PrepCom Chair Emil Salim (Indonesia) opened the session on Wednesday morning, 16 January, identifying the main goals for the WSSD as the reinvigoration at the highest political level of the global commitment to sustainable development, the forging of a North-South partnership to promote sustainable development, and the acceleration of Agenda 21 implementation. He drew attention to subregional and regional meetings and activities preceding this session, noting that their outputs had been compiled in the UN Secretary-General’s report on Implementing Agenda 21 (E/CN.17/2002/PC.2/7). He stressed that the "bottom-up" approach would be used for dealing with key substantive issues during this session.


Nitin Desai, United Nations Secretary-General for the Johannesburg Summit and Under-Secretary-General for Economic and Social Affairs, gave an overview of the Secretary-General’s report on Implementing Agenda 21. He said the assessment of implementation had been grouped within three broad themes that reflect the essential prerequisites for moving towards sustainability: combating poverty and promoting sustainable livelihoods; realizing sustainable consumption and production; and protecting the integrity of life-supporting ecosystems. He informed participants that the report’s themes address the means required for implementation, and that it concludes with an examination of ten areas for strengthening implementation in a chapter on Strengthening Implementation – Global Partnerships for Sustainable Development. These areas are: making globalization work for sustainable development; eradicating poverty and achieving sustainable livelihoods; changing unsustainable patterns of consumption and production; promoting health through sustainable development; accessing energy and improving energy efficiency; managing ecosystems and biodiversity sustainably; managing the world’s freshwater resources; securing adequate finance and technology transfer; implementing sustainable development initiatives for Africa; and strengthening the system of international governance for sustainable development.

Reflecting on key issues emerging from the WSSD’s regional preparatory meetings, Desai said development and meeting people’s basic needs had figured prominently in discussions. He stressed that the major challenge for the process now was identifying how to secure the necessary political commitments and partnerships needed to get agreement on practical steps to achieve sustainable development. He called for the reinforcement of the connection between poverty eradication and natural resource management, and a commitment to linking initiatives at the regional and subregional levels to the global level. On finance, he highlighted the connection between the WSSD process and the outcome of the upcoming International Conference on Financing for Development; while on institutional issues, he drew attention to the international environmental governance (IEG) process.

ORGANIZATION OF THE MEETING: PrepCom Chair Salim explained that this brainstorming session would provide an opportunity for an informal exchange of views prior to PrepCom II. He invited participants to consider key themes for the WSSD emerging from the preparatory process and to discuss possible outcomes from the WSSD, with a focus on strengthening implementation and launching partnerships, as well as on implications of the institutional framework for sustainable development. In order to keep the discussion focused on these areas, Salim proposed basing discussions on two "clusters" of related issues. The first cluster would involve reviewing implementation of Agenda 21 and other outcomes from Rio, including accomplishments, shortfalls, constraints, and lessons learned. It would also address key themes and priorities emerging from the regional preparatory process. The second cluster would address strengthening implementation of Agenda 21 and other Rio outcomes, practical steps and specific time-bound implementation measures, and the issue of developing relevant partnerships. In addition, Salim noted that delegates would be briefed on preparations for PrepCom II and on the process leading to Johannesburg. Participants provided views and comments on these various issues, as set out in the sections below.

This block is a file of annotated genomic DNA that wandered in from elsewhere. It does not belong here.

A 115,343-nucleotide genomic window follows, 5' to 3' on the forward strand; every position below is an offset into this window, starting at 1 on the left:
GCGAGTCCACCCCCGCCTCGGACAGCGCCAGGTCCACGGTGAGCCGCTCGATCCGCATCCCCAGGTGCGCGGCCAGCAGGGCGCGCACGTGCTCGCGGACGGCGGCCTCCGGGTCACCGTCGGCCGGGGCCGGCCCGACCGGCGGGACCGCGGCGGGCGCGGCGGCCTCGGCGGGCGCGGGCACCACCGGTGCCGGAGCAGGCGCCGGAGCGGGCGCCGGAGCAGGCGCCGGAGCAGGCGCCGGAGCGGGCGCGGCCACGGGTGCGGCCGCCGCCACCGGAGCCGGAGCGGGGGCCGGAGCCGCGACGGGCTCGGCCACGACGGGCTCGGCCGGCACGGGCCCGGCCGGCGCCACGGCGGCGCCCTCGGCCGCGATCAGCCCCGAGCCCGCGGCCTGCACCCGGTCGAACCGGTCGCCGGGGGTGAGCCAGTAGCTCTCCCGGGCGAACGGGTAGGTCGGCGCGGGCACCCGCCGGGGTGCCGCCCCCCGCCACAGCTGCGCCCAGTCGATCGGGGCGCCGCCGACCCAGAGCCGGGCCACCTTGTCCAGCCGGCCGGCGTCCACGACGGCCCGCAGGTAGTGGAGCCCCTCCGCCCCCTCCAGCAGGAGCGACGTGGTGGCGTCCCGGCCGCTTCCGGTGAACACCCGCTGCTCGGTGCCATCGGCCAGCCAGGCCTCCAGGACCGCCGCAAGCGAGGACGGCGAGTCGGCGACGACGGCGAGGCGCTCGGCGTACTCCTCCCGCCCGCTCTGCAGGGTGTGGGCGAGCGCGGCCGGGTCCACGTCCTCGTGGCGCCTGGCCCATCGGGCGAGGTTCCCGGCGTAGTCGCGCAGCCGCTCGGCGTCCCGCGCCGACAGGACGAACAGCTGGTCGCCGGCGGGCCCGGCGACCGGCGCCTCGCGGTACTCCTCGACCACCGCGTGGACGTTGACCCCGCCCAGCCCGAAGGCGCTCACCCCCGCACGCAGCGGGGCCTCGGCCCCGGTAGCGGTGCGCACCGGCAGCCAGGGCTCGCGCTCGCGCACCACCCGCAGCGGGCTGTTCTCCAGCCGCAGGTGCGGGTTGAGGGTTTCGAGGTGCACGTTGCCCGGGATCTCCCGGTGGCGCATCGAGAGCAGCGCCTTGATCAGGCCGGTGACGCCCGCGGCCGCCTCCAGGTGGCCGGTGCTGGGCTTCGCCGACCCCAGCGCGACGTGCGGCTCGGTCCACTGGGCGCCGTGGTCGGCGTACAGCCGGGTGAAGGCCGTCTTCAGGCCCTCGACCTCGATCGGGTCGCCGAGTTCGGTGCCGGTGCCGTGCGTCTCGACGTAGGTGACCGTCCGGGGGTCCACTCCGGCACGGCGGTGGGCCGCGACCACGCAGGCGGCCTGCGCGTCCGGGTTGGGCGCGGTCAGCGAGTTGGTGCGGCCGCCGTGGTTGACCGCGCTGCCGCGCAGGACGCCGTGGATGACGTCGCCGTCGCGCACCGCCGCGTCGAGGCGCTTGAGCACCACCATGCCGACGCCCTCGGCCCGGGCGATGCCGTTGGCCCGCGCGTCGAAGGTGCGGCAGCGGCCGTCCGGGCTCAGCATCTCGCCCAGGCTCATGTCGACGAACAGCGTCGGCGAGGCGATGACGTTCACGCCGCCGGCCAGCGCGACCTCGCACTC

Following the opening remarks on Wednesday morning, delegates discussed the first "cluster" of issues relating to a review of implementation of Agenda 21 and other Rio objectives, and key themes/priorities emerging from the regional preparatory meetings. In this regard, the recent Report of the UN Secretary-General on Implementing Agenda 21 (E/CN.17/2002/PC.2/7) served as a background paper for these discussions. Many participants praised the report’s assessment of major trends and developments since Rio. They also highlighted ideas and options outlined in the chapter on Strengthening Implementation – Global Partnerships for Sustainable Development, as providing useful guidance in preparations for the WSSD.

REVIEWING IMPLEMENTATION OF AGENDA 21 AND OTHER RIO OUTCOMES: In reviewing implementation of Agenda 21 and other Rio outcomes, several speakers stressed that many of the objectives set out at Rio have yet to be fully implemented. They also declared that these objectives remain as valid and important as ever, and should not be reopened for negotiation. Iran, on behalf of the G-77/China, expressed concern at the "huge extent of non-implementation of Agenda 21," noting increasing poverty levels in many developing countries and decreasing levels of financial and technological assistance during the past decade. Spain, Switzerland and a number of other developed countries agreed that progress in implementation had been inadequate, or less far-reaching than expected.